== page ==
Primary ITP may occur at any age, with equal prevalence between genders, with the exception of those age 30 to 60 years, in which women predominate. Primary ITP is classified by duration of illness: newly diagnosed (diagnosis to 3 months), persistent (3 months to 12 months), and chronic (>12 months).8 The majority of adults with primary ITP progress to chronic illness.
The most common presenting sign of ITP is a petechial rash (Figure 233-1A). Mild epistaxis, gingival bleeding (Figure 233-1B), and menorrhagia in women of childbearing age may also be seen. Except for petechiae and bruising, the patient should have a normal physical examination.
Two patients with idiopathic thrombocytopenic purpura. A. Petechiae with platelet count of 3000/mm3 (3 × 109/L). B. Gingival bleeding with platelet count of 5000/mm3 (5 × 109/L). [Image used with permission of J. Stephan Stapczynski, MD.]
The CBC should demonstrate normal cell lines except for the platelets. A mild anemia may be seen if bleeding is present. The peripheral smear should show large, well-granulated platelets, although they will be few in number. Bone marrow biopsy is not indicated unless clinical features are atypical. If the evaluation supports the diagnosis of primary ITP, then additional testing in the ED is not required.
Treatment for ITP is initiated based on the risk of bleeding (Table 233-3). Major bleeding complications in patients with platelets >50,000 /mm3 (>50 × 109/L) are uncommon. As most fatal bleeding complications occur when platelet counts fall below 30,000/mm3 (30 × 109/L), experts and guidelines recommend this level as the threshold for initiating treatment of ITP in adults.5,6,9,10,11 Bleeding risk correlates with lower platelet counts and patient age greater than 60, a prior history of bleeding, certain chronic illnesses, and use of medications that alter hemostasis all heighten this risk. Therefore, certain patients may benefit from medical treatment despite a platelet count exceeding 30,000/mm3 (30 × 109/L). For all patients with primary ITP, bleeding risk should be minimized, including avoiding use of antiplatelet medications when possible, maintenance of good blood pressure control, optimized treatment of exacerbating comorbid conditions (i.e., liver disease, renal disease), and addressing fall risks.
TABLE 233-3Treatment of Immune Thrombocytopenia ||Download (.pdf) TABLE 233-3 Treatment of Immune Thrombocytopenia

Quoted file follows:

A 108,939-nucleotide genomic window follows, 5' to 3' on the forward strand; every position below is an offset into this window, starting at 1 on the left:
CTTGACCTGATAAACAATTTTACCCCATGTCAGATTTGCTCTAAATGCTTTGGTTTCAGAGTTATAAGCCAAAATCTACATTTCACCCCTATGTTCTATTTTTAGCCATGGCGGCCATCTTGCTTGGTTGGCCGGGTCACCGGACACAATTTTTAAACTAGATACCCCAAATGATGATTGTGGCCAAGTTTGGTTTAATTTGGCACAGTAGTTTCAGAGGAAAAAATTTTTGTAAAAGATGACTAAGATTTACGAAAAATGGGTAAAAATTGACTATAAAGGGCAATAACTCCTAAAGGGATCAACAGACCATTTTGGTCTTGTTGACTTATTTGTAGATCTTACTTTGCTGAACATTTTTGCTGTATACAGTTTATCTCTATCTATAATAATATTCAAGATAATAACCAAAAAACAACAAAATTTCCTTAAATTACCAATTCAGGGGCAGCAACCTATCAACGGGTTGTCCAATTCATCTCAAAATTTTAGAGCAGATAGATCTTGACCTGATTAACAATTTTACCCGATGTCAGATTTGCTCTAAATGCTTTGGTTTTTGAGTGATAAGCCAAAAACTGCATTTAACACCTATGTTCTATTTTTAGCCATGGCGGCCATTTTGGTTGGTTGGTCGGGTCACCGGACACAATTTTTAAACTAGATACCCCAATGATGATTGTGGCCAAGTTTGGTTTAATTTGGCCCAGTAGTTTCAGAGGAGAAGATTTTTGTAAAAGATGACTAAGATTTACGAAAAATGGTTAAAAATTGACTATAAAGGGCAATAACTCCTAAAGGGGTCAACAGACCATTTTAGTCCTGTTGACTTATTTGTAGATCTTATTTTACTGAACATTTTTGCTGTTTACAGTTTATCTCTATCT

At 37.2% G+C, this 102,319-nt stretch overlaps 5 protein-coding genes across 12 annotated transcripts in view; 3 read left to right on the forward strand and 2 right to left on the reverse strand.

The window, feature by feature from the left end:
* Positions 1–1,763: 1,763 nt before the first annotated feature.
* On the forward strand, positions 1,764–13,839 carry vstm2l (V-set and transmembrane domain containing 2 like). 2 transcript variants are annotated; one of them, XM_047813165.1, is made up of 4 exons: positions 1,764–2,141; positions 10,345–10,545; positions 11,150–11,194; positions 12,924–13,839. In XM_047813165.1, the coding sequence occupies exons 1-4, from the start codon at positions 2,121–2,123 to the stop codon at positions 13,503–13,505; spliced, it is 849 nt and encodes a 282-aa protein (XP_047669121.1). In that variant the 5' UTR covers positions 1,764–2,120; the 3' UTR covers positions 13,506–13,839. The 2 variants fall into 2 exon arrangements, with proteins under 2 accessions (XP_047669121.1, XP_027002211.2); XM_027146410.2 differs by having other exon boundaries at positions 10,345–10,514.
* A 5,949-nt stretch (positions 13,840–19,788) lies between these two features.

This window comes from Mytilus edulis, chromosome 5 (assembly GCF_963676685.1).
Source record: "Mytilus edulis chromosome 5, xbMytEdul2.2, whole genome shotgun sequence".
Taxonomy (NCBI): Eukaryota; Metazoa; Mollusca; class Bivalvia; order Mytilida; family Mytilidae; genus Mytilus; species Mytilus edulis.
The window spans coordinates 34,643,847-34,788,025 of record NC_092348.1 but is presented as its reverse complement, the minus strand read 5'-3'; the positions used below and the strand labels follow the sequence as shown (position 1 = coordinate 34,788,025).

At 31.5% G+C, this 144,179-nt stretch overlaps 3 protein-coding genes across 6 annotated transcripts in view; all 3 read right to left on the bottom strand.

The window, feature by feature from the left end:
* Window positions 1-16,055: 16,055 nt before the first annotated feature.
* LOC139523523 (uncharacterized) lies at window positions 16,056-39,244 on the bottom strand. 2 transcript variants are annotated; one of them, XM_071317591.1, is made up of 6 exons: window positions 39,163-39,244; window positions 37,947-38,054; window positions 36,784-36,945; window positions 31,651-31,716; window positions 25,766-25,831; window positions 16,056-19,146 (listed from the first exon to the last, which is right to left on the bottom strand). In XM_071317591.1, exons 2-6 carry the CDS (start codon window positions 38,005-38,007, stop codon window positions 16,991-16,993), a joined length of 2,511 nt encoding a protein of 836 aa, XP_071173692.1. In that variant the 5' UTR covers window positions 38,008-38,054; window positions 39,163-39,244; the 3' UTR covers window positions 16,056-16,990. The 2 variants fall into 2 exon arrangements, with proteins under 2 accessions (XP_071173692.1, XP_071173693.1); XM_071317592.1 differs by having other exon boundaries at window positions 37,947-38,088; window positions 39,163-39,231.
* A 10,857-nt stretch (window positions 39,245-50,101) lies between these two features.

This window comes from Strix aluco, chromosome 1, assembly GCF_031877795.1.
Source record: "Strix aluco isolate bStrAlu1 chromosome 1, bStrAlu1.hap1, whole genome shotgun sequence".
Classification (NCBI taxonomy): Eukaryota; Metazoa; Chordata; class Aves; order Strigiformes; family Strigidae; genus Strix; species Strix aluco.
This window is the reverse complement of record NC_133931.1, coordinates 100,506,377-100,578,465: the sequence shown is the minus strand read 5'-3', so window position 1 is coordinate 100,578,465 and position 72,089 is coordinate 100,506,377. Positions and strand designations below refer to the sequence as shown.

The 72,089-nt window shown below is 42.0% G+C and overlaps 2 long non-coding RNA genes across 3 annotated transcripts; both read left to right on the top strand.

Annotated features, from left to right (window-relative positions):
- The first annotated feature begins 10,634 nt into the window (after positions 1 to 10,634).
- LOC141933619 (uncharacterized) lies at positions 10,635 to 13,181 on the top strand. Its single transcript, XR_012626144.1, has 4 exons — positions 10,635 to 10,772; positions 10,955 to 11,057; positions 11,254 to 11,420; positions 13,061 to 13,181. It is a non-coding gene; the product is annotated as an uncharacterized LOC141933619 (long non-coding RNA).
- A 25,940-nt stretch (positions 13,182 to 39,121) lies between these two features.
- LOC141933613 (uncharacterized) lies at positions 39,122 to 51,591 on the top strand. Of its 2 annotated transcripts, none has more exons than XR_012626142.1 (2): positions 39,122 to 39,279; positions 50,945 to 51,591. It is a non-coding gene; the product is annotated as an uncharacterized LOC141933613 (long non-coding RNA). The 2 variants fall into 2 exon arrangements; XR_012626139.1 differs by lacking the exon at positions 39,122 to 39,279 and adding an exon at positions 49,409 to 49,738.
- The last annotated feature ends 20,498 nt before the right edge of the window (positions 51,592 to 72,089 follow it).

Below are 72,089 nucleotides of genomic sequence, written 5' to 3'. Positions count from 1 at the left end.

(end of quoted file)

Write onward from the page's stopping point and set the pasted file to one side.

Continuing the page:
|Platelet transfusion || |
<10,000–20,000/mm3 (<10–20 × 109/L) prophylactically to prevent bleeding
<50,000/mm3 (<50 × 109/L) if actively bleeding
<20,000–50,000/mm3 (<20–50 × 109/L) if patient requires diagnostic puncture
<50,000–100,000/mm3 (<50–100 × 109/L) if patient requires invasive procedure
|Corticosteroids ||Prednisone, 1 milligram/kg PO per day for 21 days then tapered, or dexamethasone, 20 milligrams/m2 IV per day for 4 d |
|IV immunoglobulin ||1 gram/kg IV per day for 3 d |
|Splenectomy ||Considered for refractory cases |
About two thirds of children with primary ITP will have spontaneous resolution within 6 months of diagnosis.11 An antecedent viral infection is commonly reported. Additionally, the measles-mumps-rubella vaccination has been associated with the development of acute ITP, although this is rare and occurs in less than 1 per 25,000 doses given.12 The risk of severe bleeding complications appears to be rare in children, regardless of their absolute platelet count.5,8,13 Children without signs of active bleeding and good psychosocial support typically do not require hospitalization or medical treatment. Good anticipatory guidance should be provided to the family, and the child should abstain from contact sports or activities that might place them at risk for head injury.
First-line treatment for primary ITP generally includes corticosteroids, typically prednisone 1 milligram/kg per day for 4 weeks (shorter courses may be considered for children).5,9,10,11,13 Initial response may not be seen for 4 to 14 days, and peak effect can be expected between 7 and 28 days. IV immunoglobulin may also be considered, either alone or in combination with corticosteroids, at a dose 1 g/kg/per day for 3 days. Initial response to IV immunoglobulin is more rapid than corticosteroids, occurring between 1 and 3 days, with peak effect seen between 2 and 7 days. Side effects of IV immunoglobulin may include aseptic meningitis, transient neutropenia, acute kidney injury, and transfusion reactions/hypotension.
Anti-Rho(D) immunoglobulin at 50 to 75 micrograms/kg for a single dose may also be considered as a first-line treatment strategy in patients who are Rh(D) positive and have not undergone splenectomy.14 Initial response rate and peak effect are similar to that seen with IV immunoglobulin. Mild hemolysis can be expected, and rare serious or even fatal cases of intravascular hemolysis, DIC, and renal failure have been reported with anti-Rho(D) use, prompting the U.S. Food and Drug Administration to administer a warning pertaining to its use in 2010. Second-line treatment modalities include splenectomy and use of newer agents, such as the monoclonal antibody rituximab, which blunts the autoimmune destruction of platelets, and thrombopoietin receptor agonists, which stimulate platelet production (i.e., romiplostin, eltrombopag).
In the event of life-threatening hemorrhage where hemostasis must be achieved rapidly, IV corticosteroids (such as dexamethasone) and IV immunoglobulin should be administered concomitantly.13 Platelet transfusions should be initiated, and doses two to three times the typical dose might be required due to persistent autoimmune destruction.6 Platelet transfusions may need to be repeated frequently until bleeding subsides or targeted treatment modalities take effect. Emergent splenectomy may be considered if all other treatment options are exhausted.